HarperCollins Will Scan Its Own Damn Books... And Pay For It Too

from the so-buzz-off dept

The oddities surrounding the Google Library offering continue. As authors continue to completely misunderstand what they're talking about as they trash the idea, it looks like at least one publisher is trying to do something. HarperCollins has announced that, rather than let Google scan all of their books, they'll scan all of their own books into a digital repository and then let various search engines search off that centralized database. They're apparently willing to spend millions of dollars in their own money to do it, even though Google was going to do it for them for free. HarperCollins' explanation is that by doing it themselves, they'll somehow better protect the authors' rights -- though it's not exactly clear how that works. It seems like a typical response from a content provider -- saying all they need to do is to control every aspect of their content, and everything will be fine. That sort of defeats the purpose. In the meantime, none of the articles on this announcement say whether or not HarperCollins is paying the authors anything extra to do this. Since many of the authors complaining about Google say their complaint is that Google is scanning these books without them getting any additional cash out of it, isn't HarperCollins facing the same issue? Yes, the publisher owns the rights to publish the book, but if the end result is identical, what were the authors complaining about in the first place?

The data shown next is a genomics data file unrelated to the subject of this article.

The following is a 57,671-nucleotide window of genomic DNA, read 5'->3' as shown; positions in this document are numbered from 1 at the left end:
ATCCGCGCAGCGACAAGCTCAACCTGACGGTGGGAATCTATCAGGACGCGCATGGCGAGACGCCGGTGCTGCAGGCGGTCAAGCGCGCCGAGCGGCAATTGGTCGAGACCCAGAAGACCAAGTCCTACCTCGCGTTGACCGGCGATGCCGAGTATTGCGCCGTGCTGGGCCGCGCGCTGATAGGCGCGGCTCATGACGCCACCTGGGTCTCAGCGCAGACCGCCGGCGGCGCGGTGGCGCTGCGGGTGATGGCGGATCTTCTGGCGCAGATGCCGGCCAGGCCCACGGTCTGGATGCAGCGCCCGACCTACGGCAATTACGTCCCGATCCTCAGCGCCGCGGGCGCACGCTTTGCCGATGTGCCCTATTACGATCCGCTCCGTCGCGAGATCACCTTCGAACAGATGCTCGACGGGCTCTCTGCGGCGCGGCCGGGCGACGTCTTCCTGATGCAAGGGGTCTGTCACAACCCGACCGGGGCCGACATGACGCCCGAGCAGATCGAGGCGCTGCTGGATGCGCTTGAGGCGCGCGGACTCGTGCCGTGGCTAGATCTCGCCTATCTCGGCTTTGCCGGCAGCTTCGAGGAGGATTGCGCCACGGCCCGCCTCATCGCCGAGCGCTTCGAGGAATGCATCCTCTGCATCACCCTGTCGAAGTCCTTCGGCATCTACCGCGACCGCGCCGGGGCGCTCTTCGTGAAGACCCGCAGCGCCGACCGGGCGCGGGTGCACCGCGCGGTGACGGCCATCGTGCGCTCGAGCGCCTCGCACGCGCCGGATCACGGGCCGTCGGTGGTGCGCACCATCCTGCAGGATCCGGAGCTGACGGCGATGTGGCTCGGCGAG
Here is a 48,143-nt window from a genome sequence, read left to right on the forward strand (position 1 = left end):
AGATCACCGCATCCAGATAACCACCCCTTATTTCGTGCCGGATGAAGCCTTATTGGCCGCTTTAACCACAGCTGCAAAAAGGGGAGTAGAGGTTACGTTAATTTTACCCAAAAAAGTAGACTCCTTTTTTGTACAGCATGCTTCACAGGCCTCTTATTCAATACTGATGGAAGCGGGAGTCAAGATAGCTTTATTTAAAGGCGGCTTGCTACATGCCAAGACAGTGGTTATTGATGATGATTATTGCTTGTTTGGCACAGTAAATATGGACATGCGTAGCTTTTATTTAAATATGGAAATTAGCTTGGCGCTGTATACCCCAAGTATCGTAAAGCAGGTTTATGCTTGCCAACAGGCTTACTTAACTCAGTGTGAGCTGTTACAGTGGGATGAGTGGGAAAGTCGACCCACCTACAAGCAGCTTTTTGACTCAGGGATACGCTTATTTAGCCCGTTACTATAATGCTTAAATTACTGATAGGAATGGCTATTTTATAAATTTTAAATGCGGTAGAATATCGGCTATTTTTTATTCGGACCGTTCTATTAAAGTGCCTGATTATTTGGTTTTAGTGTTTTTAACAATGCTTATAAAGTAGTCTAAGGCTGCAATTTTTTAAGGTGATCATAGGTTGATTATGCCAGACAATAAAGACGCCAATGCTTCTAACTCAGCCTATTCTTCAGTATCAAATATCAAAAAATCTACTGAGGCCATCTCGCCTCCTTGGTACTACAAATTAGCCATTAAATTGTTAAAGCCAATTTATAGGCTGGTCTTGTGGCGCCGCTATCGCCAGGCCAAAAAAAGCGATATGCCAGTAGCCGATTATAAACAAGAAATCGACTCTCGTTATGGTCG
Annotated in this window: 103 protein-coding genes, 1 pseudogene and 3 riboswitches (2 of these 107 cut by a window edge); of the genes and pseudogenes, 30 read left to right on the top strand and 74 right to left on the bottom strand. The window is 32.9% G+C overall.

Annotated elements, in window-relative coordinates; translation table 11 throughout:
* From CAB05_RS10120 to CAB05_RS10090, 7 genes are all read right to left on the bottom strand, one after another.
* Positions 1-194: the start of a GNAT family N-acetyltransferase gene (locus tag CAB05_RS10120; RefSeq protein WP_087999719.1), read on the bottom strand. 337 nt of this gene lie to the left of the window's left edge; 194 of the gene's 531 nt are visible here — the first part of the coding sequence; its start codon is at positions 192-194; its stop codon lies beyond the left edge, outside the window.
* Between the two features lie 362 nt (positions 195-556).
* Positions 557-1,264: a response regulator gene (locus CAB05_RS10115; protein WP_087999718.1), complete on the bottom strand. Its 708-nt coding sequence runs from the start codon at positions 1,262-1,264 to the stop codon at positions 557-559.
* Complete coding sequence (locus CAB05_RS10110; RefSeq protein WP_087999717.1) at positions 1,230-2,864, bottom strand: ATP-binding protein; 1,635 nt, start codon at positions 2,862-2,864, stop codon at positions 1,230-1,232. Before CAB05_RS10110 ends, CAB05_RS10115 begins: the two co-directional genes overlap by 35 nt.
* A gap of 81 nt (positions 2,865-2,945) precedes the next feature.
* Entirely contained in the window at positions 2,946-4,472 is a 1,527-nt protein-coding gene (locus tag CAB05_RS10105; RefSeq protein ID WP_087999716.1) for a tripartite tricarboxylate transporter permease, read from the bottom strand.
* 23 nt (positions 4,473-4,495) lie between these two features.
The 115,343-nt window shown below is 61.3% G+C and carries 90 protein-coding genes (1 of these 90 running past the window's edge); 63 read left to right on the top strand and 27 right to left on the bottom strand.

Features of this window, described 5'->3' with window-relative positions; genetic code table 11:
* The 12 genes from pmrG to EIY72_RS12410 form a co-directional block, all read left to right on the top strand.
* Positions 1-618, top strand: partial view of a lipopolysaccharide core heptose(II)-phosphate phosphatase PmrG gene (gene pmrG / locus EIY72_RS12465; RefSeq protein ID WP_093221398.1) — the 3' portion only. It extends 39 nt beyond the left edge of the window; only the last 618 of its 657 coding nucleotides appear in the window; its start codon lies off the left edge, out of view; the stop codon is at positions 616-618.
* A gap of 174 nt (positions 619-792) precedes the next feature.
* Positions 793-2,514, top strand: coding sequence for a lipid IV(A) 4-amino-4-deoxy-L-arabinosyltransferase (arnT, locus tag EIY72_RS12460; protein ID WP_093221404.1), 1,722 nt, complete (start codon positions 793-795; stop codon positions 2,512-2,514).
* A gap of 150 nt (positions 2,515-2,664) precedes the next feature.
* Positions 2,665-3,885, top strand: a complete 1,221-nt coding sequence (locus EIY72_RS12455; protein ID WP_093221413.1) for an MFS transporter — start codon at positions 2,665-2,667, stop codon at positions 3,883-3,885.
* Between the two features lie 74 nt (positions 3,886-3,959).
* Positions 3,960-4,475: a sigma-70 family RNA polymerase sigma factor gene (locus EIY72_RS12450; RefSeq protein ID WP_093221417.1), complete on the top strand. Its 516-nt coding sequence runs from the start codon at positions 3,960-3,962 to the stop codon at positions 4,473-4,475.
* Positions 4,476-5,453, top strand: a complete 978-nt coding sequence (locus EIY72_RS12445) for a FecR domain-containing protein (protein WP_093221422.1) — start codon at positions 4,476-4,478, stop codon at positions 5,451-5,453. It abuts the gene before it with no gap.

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  1. identicon
    nonuser, 12 Dec 2005 @ 7:28pm

    publishers are paranoid...

    but not necessarily crazy. They're wary of letting Google or Yahoo! or Microsoft innovate with their content, because they realize that big money will flow to those who come up with innovative ways of packaging and presenting content, at the expense of those who rely on the old channels of media distribution. Nobody can imagine all the possible ways published works can be analyzed, sliced, and diced to meet consumer demand, but they probably fear that if they don't stop Google now, some of the more marketable portions of their IP may fall into the public domain.

    I agree that a service that uses a full-text search index to tell you that a book called "The Hobbit" matches the words "Frodo Baggins", probably represents fair use of the book. But does anyone think that Google plans to stop there, and not proceed to push the envelope with scanned content?


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